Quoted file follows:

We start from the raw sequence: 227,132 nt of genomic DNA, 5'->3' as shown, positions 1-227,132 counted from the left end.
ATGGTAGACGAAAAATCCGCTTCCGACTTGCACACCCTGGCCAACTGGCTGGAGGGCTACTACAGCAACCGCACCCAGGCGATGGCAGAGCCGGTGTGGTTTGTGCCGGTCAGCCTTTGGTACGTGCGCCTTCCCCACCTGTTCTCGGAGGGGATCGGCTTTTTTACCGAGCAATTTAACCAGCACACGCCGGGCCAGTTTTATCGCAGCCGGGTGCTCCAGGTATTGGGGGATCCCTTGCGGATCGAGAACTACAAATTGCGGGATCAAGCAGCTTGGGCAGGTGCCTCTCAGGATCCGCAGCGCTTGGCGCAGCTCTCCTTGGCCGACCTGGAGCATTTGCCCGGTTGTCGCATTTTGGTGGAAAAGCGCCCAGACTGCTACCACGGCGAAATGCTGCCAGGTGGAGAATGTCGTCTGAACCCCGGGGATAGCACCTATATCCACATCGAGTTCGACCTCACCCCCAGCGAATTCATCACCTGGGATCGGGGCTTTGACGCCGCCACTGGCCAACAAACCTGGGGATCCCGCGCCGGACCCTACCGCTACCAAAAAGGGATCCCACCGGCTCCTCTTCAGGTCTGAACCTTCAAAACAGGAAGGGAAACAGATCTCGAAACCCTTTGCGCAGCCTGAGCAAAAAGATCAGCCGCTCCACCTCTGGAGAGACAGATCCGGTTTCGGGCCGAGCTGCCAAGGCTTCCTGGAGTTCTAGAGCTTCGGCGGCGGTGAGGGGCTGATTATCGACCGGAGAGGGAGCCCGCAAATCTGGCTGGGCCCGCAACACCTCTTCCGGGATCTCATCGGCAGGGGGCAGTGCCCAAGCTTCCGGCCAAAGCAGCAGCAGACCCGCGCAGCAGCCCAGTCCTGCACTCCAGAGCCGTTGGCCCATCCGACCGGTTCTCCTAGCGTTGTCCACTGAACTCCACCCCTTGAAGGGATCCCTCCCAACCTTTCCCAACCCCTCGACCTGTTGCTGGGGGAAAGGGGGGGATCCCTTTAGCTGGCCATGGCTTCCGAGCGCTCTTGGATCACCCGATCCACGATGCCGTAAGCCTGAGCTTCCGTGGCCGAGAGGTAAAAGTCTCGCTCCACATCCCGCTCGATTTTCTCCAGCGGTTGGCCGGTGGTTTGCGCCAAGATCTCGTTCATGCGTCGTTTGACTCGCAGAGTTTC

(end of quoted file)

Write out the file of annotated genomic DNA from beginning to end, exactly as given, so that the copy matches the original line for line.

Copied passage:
We start from the raw sequence: 227,132 nt of genomic DNA, 5'->3' as shown, positions 1-227,132 counted from the left end.
ATGGTAGACGAAAAATCCGCTTCCGACTTGCACACCCTGGCCAACTGGCTGGAGGGCTACTACAGCAACCGCACCCAGGCGATGGCAGAGCCGGTGTGGTTTGTGCCGGTCAGCCTTTGGTACGTGCGCCTTCCCCACCTGTTCTCGGAGGGGATCGGCTTTTTTACCGAGCAATTTAACCAGCACACGCCGGGCCAGTTTTATCGCAGCCGGGTGCTCCAGGTATTGGGGGATCCCTTGCGGATCGAGAACTACAAATTGCGGGATCAAGCAGCTTGGGCAGGTGCCTCTCAGGATCCGCAGCGCTTGGCGCAGCTCTCCTTGGCCGACCTGGAGCATTTGCCCGGTTGTCGCATTTTGGTGGAAAAGCGCCCAGACTGCTACCACGGCGAAATGCTGCCAGGTGGAGAATGTCGTCTGAACCCCGGGGATAGCACCTATATCCACATCGAGTTCGACCTCACCCCCAGCGAATTCATCACCTGGGATCGGGGCTTTGACGCCGCCACTGGCCAACAAACCTGGGGATCCCGCGCCGGACCCTACCGCTACCAAAAAGGGATCCCACCGGCTCCTCTTCAGGTCTGAACCTTCAAAACAGGAAGGGAAACAGATCTCGAAACCCTTTGCGCAGCCTGAGCAAAAAGATCAGCCGCTCCACCTCTGGAGAGACAGATCCGGTTTCGGGCCGAGCTGCCAAGGCTTCCTGGAGTTCTAGAGCTTCGGCGGCGGTGAGGGGCTGATTATCGACCGGAGAGGGAGCCCGCAAATCTGGCTGGGCCCGCAACACCTCTTCCGGGATCTCATCGGCAGGGGGCAGTGCCCAAGCTTCCGGCCAAAGCAGCAGCAGACCCGCGCAGCAGCCCAGTCCTGCACTCCAGAGCCGTTGGCCCATCCGACCGGTTCTCCTAGCGTTGTCCACTGAACTCCACCCCTTGAAGGGATCCCTCCCAACCTTTCCCAACCCCTCGACCTGTTGCTGGGGGAAAGGGGGGGATCCCTTTAGCTGGCCATGGCTTCCGAGCGCTCTTGGATCACCCGATCCACGATGCCGTAAGCCTGAGCTTCCGTGGCCGAGAGGTAAAAGTCTCGCTCCACATCCCGCTCGATTTTCTCCAGCGGTTGGCCGGTGGTTTGCGCCAAGATCTCGTTCATGCGTCGTTTGACTCGCAGAGTTTC